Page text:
Data were collected using a structured self-administered questionnaire. The components of the questionnaire were based on the WHO guidelines for noncommunicable diseases risk factors field surveys. (27) The questionnaire included demographic variables (age, sex, weight, height) and the presence of risk factors for CVD, (physical activity level, smoking, family history and pre-existing medical conditions like diabetes mellitus, hypertension and hyperlipidemia). The dietary habits, physical activity and smoking status were evaluated using the WHO CVD-risk management package for low- and medium resource settings guidelines. (28) Dietary habits evaluation included the amount of daily consumption of proteins, carbohydrates, fats, vegetables and fruits, and physical included estimation of number of hours of exercise per week. Smoking status was evaluated according to history of smoking (current smoker, non-smoker and ex-smoker). Family history of CVD was confirmed according to the presence of diabetes mellitus, hypertension or hyperlipidemia in the immediate family members. No clinical examinations or biochemical tests were done. Two hundred questionnaires were distributed. The study was approved by the King Abdullah International Medical Research Center Ethics Research Board.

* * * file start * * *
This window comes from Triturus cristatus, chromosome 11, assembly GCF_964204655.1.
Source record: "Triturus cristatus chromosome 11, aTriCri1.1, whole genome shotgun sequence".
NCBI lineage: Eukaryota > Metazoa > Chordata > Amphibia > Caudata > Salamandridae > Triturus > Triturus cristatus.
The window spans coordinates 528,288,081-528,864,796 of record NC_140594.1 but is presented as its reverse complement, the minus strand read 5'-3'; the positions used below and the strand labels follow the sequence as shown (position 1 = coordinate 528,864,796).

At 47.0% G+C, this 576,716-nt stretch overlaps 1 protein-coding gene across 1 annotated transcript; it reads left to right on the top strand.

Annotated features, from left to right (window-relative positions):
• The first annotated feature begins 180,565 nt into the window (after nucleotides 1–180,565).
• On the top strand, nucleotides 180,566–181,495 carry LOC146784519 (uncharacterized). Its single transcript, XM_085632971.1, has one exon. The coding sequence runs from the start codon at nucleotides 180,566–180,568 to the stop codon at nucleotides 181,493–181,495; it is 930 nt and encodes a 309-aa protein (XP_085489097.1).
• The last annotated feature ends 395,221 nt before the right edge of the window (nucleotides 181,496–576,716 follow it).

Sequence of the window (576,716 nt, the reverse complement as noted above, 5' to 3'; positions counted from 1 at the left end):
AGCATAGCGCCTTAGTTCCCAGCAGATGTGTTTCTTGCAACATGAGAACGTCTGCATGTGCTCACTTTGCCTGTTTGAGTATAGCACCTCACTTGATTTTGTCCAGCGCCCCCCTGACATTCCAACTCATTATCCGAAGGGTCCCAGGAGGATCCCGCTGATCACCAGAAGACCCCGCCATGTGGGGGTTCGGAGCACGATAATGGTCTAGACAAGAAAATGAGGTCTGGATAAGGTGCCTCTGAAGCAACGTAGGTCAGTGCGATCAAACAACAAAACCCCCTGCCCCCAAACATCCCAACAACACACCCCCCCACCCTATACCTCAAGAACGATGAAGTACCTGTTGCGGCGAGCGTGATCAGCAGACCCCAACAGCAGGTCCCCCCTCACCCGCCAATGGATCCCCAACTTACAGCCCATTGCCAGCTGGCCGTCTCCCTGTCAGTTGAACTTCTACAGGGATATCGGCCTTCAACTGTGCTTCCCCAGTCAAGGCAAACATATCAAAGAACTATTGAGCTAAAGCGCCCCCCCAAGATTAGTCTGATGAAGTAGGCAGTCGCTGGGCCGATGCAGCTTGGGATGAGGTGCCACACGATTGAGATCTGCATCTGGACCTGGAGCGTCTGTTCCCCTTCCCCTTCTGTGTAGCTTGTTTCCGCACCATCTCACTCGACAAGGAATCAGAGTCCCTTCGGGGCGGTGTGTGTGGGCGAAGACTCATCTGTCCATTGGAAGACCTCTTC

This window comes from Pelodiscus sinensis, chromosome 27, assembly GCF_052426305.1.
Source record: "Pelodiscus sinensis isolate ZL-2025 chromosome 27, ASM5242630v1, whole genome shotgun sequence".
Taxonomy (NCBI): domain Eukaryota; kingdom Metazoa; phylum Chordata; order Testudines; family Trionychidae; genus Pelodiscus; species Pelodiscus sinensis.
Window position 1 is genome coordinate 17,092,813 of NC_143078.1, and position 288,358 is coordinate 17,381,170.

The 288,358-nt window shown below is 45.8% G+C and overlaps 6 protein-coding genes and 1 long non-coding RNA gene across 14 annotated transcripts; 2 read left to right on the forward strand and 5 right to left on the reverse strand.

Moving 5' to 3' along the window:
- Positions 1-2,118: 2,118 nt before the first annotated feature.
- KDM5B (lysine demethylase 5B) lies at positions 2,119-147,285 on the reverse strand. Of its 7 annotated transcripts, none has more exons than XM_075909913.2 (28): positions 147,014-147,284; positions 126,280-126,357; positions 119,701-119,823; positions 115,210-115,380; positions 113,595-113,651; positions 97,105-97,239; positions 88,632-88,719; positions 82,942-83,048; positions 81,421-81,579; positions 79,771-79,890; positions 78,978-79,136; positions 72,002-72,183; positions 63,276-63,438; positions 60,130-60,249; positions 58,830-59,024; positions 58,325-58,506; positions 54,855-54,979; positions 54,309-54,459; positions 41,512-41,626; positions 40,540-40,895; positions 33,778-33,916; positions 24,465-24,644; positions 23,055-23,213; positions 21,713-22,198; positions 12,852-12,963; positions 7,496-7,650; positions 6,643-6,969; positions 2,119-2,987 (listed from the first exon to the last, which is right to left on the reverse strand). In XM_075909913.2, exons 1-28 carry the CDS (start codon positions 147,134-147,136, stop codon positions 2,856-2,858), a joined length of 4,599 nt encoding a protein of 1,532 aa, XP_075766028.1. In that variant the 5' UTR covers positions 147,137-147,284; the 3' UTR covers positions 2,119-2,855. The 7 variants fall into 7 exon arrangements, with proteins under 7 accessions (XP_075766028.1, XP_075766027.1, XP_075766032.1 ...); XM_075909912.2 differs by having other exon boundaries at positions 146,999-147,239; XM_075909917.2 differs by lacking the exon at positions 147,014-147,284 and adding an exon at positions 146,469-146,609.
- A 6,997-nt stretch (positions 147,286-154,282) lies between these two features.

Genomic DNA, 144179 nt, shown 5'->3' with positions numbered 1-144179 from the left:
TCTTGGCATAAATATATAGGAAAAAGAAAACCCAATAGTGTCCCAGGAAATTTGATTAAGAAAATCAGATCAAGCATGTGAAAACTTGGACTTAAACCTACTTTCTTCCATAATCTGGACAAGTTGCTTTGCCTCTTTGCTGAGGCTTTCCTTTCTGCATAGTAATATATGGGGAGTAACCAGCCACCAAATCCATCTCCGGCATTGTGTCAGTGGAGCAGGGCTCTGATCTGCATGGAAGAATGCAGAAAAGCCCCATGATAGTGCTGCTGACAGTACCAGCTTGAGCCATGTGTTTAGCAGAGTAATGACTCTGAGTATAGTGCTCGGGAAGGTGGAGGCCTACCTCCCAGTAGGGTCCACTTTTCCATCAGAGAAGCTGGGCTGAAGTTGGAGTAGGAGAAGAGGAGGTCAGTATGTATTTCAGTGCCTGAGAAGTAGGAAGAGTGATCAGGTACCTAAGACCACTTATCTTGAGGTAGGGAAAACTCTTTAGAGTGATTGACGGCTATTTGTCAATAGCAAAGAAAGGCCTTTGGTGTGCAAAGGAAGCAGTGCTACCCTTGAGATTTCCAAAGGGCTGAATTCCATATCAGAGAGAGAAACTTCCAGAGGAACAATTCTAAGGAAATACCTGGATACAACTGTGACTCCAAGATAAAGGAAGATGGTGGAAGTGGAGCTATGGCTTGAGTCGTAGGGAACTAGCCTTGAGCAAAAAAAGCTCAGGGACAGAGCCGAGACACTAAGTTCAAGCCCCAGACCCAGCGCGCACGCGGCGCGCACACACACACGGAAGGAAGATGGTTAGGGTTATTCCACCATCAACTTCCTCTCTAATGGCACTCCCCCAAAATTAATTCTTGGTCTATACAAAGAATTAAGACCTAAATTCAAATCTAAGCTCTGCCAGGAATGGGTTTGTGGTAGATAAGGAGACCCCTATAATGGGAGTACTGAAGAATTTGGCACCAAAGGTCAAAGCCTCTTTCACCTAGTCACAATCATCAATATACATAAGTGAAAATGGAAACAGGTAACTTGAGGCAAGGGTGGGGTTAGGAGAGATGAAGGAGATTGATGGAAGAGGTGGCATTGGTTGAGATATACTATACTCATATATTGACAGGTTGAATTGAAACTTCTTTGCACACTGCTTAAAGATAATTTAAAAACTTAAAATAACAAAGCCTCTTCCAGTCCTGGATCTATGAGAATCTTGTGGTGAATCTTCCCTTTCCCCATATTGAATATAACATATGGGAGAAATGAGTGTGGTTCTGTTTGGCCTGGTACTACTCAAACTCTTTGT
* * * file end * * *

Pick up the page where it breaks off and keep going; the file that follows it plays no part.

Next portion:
Categorical variables were summarized by calculating the number and percent, whereas the mean and standard deviation were calculated for continuous variables. Comparison of the two groups was done by using the Chi-square test for categorical variables, and the student’s t-test for continuous ones. A p-value ≤ 0.05 was considered to be statistically significant. SPSS (version 17) was used for data cleaning, management, and analyses.
The study included 200 participants; 50% of these were physicians and the rest were non-physicians. The non-physicians group included 73 nurses, 21 lab technicians and 6 radiologists. Details of demographic characteristics of participants are described in Table 1. Female represented 51% of the whole sample. Most participants were in the age group between 20–30 years. The physicians group showed more male predominance compared with the non-physicians; males accounted for 67% of the physicians and 31% of the non-physicians groups. BMI data showed a healthy mean of less than 25 kg/m2 in the physicians group, and in the non-physician group was 25.6 kg/m2. There was no statistical difference between the two groups in terms of age or BMI but gender distribution differs.